But obviously Mitsubishi had tolerated the lying in its ranks for years, Kodjak added. While federal and California regulators have long scrutinized car emissions, Europe has been revving up its emissions tests only recently while other markets are less concerned. That's led companies to take chances and fib, said Kodjak.
Car companies cultivate secrecy because for a variety of reasons.
Consumer safety guru Joan Claybrook, who served as the chief of the National Highway Traffic Safety Administration under former President Jimmy Carter, said Congress needed to also beef up American safety laws. At present, she said, auto executives must know they are doing something illegal in order to face criminal charges. That's too high a bar, she said.
But lax regulators and toothless regulations were only part of the problem. The culture at auto companies is also flawed, she added.
"We have always presumed, in the past anyway, that these big companies think their reputation is at sake and therefore they aren't going to take any risk and they are going to obey the law," Claybrook said. "That has become less and less true."
GM knew about faulty ignition switches in 2.6 million cars for a decade before at least 124 people died and the company admitted to the problem. Last year, GM paid a $900 million penalty for the malfunction and agreed to a series of requirements, including allowing an independent monitor to review its safety practices, to avoid prosecution.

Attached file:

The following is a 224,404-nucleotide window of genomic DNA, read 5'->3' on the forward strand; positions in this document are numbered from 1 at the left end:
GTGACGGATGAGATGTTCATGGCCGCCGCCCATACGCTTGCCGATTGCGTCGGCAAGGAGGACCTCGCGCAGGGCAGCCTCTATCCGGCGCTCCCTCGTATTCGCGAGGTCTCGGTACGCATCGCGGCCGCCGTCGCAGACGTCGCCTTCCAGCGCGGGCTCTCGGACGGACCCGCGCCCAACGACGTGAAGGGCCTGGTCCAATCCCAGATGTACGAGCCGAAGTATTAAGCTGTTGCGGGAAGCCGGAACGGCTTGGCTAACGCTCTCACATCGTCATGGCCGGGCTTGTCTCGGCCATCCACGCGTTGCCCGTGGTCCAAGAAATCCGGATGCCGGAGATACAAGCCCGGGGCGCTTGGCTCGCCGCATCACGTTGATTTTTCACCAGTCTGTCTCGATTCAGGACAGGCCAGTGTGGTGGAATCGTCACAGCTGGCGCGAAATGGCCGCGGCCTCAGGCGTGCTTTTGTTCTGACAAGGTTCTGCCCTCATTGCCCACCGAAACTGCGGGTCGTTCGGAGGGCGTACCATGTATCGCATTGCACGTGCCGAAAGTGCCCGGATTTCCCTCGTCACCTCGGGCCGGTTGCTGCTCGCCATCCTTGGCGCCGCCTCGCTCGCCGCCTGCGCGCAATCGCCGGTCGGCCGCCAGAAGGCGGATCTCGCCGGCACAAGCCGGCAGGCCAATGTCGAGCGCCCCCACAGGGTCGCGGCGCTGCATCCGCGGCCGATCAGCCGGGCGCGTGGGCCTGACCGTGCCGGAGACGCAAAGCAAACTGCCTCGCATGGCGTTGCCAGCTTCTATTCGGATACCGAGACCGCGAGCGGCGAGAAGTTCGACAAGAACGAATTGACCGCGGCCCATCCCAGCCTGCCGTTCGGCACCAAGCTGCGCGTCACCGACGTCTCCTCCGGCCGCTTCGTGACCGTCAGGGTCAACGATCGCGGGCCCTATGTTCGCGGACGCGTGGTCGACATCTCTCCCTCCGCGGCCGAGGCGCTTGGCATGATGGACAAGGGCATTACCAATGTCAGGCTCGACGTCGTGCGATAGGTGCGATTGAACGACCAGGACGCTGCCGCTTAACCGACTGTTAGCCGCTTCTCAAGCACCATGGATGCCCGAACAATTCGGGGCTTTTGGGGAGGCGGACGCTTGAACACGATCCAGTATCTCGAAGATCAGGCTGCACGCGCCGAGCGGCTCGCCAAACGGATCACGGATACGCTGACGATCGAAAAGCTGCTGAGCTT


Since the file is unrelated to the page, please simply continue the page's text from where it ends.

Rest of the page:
Japanese airbag maker Takata last year admitted to defects in almost 34 million cars that caused exploding airbags that resulted in at least six deaths and more than 100 injuries. The company had denied the problem for a decade. Takata paid $70 million in fines.
In 2014, Toyota paid $1.2 billion to settle a criminal investigation stemming from allegations that its executives concealed for seven years a malfunction that caused vehicles to accelerate uncontrollably. The glitch led to at least five deaths.
Car companies cultivate secrecy because for a variety of reasons, said Claybrook. They're often old and big companies, so they're often somewhat hidebound in a top-down corporate culture that doesn't encourage dissent. They're also facing stiffer competition than ever, so they need to keep on pumping out cars at all costs.
"There's a lack of checks and balances and controls that would make it easy for the company to make sure that things are going properly and there are canaries in the coal mines blowing the whistle if there is a problem," she said. "If they discover something along the way, they don't want to stop the production line to fix it because it will cost a lot of money."
But the executives also know that prosecutors face a near-impossible task of figuring out who among the tens of thousands of employees in major car companies might be to blame for tampering with inspection readings or hiding malfunctions.
"It's very hard to identify who the individuals are, who are the decision makers," she said. "Everyone at GM denied they were the decision makers. They were cogs in the wheel."